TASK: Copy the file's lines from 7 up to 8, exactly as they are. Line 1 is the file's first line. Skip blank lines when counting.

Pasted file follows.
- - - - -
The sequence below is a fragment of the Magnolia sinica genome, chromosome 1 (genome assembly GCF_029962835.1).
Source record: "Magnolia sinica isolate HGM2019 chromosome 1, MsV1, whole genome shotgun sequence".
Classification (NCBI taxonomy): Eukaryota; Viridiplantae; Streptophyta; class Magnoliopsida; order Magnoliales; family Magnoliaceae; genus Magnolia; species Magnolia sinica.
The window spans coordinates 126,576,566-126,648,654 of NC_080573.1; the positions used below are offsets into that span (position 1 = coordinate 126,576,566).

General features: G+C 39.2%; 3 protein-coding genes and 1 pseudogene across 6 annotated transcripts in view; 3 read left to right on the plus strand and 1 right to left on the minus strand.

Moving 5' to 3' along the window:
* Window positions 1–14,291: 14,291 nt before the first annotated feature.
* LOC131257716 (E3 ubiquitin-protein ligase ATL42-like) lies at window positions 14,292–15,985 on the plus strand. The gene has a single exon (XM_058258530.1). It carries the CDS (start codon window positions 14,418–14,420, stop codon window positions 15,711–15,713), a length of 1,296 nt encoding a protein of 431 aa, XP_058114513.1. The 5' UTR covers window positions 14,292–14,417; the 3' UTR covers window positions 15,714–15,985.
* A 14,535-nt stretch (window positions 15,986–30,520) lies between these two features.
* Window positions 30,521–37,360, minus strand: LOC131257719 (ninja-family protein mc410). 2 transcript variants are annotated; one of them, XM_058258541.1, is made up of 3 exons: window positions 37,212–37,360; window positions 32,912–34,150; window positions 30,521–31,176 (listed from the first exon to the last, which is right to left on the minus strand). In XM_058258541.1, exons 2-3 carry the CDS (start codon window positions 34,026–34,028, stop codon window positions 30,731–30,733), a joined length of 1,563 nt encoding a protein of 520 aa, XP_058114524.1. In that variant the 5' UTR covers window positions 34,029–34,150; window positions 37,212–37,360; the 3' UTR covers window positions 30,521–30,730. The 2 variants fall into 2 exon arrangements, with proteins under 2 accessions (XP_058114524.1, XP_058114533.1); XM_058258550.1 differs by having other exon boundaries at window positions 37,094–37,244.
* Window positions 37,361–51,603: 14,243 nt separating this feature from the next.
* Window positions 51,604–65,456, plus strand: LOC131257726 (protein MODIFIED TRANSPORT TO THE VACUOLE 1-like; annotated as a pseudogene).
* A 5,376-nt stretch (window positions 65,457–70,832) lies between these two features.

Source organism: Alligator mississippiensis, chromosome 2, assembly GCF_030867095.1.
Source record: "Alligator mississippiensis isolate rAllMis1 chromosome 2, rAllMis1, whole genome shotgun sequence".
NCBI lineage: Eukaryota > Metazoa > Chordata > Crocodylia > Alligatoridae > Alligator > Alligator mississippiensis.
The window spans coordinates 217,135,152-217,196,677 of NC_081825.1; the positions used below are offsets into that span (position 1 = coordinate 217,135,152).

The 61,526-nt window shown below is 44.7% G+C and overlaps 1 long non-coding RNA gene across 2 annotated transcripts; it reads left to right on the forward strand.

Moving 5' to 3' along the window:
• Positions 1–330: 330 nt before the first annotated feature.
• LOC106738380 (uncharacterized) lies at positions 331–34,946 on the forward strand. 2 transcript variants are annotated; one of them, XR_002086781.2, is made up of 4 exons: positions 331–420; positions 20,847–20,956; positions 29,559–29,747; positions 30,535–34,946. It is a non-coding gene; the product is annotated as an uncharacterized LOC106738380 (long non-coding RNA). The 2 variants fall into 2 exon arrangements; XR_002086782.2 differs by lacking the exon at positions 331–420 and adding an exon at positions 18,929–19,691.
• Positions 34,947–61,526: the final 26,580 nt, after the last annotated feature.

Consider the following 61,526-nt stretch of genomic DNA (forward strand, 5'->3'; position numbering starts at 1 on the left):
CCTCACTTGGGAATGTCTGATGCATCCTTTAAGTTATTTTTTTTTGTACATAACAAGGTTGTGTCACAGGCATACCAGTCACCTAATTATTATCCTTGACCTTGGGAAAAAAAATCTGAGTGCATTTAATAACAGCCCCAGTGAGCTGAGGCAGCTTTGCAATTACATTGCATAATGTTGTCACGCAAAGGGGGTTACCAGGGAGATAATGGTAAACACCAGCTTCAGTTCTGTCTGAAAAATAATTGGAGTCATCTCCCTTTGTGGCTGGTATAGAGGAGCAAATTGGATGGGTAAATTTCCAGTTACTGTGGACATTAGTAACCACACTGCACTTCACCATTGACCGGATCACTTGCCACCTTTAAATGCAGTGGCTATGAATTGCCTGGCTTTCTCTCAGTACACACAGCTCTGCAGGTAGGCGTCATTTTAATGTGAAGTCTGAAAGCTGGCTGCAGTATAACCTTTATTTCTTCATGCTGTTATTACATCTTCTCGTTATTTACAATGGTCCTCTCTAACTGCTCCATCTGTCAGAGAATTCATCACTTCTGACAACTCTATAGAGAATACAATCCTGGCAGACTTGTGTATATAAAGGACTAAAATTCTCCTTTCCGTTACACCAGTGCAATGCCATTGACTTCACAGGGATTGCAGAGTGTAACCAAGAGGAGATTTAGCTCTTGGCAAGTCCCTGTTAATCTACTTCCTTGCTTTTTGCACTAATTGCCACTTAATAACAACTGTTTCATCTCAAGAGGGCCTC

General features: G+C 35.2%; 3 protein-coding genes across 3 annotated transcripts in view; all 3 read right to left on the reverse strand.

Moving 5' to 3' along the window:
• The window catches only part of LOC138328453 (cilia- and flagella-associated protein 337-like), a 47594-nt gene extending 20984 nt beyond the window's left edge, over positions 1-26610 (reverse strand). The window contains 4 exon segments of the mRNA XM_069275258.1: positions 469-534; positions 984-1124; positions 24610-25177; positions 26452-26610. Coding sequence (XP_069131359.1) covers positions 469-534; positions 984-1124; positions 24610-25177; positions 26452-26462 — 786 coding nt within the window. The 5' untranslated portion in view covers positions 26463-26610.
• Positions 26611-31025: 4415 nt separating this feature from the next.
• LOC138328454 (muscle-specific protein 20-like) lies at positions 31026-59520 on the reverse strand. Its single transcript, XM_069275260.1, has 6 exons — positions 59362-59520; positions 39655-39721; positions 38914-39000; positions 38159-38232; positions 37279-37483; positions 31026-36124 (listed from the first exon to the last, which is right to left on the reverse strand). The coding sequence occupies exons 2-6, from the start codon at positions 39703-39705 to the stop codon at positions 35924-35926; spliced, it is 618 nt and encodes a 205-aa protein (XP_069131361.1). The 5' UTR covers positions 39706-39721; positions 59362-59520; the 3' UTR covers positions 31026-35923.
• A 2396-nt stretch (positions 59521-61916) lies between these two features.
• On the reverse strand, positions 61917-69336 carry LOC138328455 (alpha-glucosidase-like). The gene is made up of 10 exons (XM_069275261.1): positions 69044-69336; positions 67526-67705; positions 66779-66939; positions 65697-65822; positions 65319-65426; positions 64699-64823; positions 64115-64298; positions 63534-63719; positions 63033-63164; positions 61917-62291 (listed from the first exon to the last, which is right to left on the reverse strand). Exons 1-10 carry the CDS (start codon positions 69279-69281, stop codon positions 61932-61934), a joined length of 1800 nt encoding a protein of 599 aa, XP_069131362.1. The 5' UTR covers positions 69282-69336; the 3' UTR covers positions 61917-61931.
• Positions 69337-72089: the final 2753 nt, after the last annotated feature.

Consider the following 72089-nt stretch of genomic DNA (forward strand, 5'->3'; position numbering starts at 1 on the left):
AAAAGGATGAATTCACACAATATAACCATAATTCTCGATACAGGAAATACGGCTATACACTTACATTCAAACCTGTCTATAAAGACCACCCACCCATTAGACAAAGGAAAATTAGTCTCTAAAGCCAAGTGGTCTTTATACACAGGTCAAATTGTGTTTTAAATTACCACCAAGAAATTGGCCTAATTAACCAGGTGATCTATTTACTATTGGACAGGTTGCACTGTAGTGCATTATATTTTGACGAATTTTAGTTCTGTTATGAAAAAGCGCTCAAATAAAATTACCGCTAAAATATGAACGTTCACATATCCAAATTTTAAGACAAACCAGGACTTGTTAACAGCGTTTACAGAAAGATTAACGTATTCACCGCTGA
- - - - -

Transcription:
* Window positions 1–14,291: 14,291 nt before the first annotated feature.
* LOC131257716 (E3 ubiquitin-protein ligase ATL42-like) lies at window positions 14,292–15,985 on the plus strand. The gene has a single exon (XM_058258530.1). It carries the CDS (start codon window positions 14,418–14,420, stop codon window positions 15,711–15,713), a length of 1,296 nt encoding a protein of 431 aa, XP_058114513.1. The 5' UTR covers window positions 14,292–14,417; the 3' UTR covers window positions 15,714–15,985.